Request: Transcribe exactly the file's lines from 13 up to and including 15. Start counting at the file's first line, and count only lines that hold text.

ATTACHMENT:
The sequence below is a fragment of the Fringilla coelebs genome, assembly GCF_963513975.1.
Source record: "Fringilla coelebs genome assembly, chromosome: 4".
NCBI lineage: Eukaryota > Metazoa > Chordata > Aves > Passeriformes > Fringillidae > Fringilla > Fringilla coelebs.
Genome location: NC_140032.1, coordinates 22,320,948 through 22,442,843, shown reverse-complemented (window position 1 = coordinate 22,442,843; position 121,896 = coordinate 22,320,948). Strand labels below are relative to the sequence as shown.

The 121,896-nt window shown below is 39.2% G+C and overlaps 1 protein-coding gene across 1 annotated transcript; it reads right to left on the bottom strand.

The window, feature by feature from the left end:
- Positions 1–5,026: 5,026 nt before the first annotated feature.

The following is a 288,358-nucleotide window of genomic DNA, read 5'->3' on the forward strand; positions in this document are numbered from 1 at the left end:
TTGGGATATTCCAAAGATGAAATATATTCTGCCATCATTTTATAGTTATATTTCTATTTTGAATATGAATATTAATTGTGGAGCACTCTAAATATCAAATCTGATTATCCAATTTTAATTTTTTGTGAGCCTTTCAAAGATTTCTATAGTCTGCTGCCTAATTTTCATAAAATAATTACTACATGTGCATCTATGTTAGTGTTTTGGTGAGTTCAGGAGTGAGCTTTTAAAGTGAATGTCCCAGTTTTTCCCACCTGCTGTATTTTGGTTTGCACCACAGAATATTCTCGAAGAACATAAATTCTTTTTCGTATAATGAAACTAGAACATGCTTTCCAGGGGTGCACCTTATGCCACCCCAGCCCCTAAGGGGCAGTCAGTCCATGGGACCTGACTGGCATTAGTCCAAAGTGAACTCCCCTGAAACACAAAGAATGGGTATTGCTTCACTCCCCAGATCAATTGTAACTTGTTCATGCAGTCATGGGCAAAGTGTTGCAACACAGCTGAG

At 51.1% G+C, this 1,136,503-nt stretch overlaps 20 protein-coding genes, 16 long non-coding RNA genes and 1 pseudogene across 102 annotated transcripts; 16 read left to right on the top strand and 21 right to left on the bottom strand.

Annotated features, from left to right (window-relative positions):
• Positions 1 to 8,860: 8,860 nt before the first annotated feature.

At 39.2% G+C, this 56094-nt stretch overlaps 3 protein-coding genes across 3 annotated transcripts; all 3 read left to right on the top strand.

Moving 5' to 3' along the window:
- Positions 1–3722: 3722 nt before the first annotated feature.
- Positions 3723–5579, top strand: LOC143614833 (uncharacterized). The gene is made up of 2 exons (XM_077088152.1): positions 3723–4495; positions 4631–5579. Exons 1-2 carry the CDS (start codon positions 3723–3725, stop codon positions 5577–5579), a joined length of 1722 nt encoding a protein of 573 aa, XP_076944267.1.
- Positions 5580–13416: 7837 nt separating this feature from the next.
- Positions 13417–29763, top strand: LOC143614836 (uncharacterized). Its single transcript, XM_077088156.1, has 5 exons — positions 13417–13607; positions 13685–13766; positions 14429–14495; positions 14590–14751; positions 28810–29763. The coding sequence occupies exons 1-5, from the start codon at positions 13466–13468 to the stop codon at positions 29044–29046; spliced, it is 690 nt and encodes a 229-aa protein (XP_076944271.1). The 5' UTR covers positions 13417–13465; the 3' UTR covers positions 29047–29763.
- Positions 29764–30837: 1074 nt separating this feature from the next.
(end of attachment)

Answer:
At 39.2% G+C, this 56094-nt stretch overlaps 3 protein-coding genes across 3 annotated transcripts; all 3 read left to right on the top strand.

Moving 5' to 3' along the window:
- Positions 1–3722: 3722 nt before the first annotated feature.